Not all its beauty is lost. Dancers dance eternally on its walls, musicians play their stone silent music and beautiful women stand in lonely welcome. The pile of broken stone around it shows its progressive decay. I do not know how much will be left if I come again. Once it was proud and busy. Now it is home to wildflowers growing from its cracks, and an inquisitive pigeon cocking its head at us from the roof.

(Figure 4: Rama Temple details)

I found no history about this one. Several other temples were submerged in the waters, including a Tulja Bhavani temple at Wangi, another submerged village. That was too far to visit. It may not be visible because the roof has collapsed but there are pillars below the water with inscriptions. I just hope someone records them before they are eroded beyond salvage.

Wangi also had several temples besides this one. Another village, Pedgaon had a fort with temples and sculptures and imposing structures. I do not know if that too is submerged.

The Pedgaon fort, Dharmaveergad, has an interesting story from the days of Chhatrapati Shivaji, when the Marathas and Mughals were at war. The Marathas received news that the commander of the fort, Bahadur Khan, had acquired two hundred fine horses and collected substantial wealth. They planned a raid with two thousand men. Bahadur Khan heard of the raid and left the main gate open. When the Maratha army entered, he attacked. The Marathas fled and his army followed but Bahadur Khan did not realise that this was part of the plan. Shivaji had a force of seven thousand men waiting, who entered the fort, collected the horses and wealth, and disappeared before Bahadur Khan and his army returned. What a shock it must have been for Bahadur Khan, to find both his wealth and the Marathas gone.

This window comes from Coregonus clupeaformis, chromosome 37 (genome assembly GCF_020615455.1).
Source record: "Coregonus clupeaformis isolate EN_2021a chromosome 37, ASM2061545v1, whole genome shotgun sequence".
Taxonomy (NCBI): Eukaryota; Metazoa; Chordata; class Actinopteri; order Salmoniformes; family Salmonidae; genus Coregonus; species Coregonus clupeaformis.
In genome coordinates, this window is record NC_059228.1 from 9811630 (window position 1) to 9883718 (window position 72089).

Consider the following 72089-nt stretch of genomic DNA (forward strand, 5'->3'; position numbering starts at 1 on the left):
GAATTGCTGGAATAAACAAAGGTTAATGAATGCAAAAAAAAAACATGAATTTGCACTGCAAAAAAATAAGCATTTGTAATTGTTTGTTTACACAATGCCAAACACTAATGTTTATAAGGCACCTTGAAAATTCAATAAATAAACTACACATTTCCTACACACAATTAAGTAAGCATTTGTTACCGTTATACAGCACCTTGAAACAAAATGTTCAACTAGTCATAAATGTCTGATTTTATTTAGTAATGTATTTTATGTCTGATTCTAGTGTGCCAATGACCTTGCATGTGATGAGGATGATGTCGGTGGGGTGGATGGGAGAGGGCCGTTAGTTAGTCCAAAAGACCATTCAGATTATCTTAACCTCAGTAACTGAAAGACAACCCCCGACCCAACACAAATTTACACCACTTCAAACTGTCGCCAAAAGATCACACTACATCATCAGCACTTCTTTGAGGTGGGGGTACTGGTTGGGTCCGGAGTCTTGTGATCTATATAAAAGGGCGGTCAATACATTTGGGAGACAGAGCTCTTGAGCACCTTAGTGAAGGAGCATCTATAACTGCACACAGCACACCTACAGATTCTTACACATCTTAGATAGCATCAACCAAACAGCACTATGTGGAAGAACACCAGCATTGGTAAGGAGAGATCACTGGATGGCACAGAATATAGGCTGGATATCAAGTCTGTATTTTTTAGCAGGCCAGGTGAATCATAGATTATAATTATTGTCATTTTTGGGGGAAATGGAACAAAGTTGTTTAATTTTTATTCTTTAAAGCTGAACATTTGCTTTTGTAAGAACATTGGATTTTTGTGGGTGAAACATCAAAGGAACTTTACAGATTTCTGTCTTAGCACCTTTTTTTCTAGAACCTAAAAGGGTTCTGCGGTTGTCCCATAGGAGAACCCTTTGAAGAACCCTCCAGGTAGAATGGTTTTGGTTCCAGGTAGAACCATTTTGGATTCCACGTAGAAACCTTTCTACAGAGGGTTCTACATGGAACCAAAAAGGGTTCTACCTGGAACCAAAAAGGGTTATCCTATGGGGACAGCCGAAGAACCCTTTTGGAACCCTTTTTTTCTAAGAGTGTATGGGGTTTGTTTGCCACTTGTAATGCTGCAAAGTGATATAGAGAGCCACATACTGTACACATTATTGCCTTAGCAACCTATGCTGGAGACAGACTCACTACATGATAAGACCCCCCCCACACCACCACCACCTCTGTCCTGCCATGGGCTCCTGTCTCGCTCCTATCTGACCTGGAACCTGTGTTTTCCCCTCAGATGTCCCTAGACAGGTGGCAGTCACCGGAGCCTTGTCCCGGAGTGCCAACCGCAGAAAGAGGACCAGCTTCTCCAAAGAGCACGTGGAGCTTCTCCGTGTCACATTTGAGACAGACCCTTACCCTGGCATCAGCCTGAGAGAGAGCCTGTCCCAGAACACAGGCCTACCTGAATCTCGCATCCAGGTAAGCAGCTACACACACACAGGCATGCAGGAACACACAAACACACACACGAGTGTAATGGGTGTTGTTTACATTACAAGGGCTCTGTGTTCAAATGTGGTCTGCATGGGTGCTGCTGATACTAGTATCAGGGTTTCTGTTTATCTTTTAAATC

We pass the last temple on the way back, quite a distance away from the other two. This makes me aware that there were once villages beneath us, fields and roads and clusters of houses, which you might still discover if you took to scuba diving down those long forgotten streets at the bottom of the lake. The villagers still remember the names of the lost villages. I would have liked to look at a map of the sunken towns, but did not find one.

This temple is smaller, perhaps a gram devata at the village edge. It is a Maruti temple.

(Figure 5: Maruti temple)

Possibly a graceful old tree stood close to shade the small temple. Now it is alone in the waters. Cormorants and water birds use it as a convenient perch while looking for breakfast.

The temples still stand because they were built by people who planned structures to last. They did not use mortar or binding, which would have caused the temples to collapse into untidy piles of stone as the bindings dissolved. They built using interlocking blocks, fitting one into another. It sounds like a time and labour intensive method but they were planning for thousands of years ahead.

Though they did not know it, they were building for us, their descendants, who might take a boat ride one summer dawn and find the dreaming spires under the swift shadows of bird’s wings, and send out a silent thank you across the waves that such timeless beauty still remains, even in this crazy, frantic, hectic world.

Photo credits – Rohini Gupta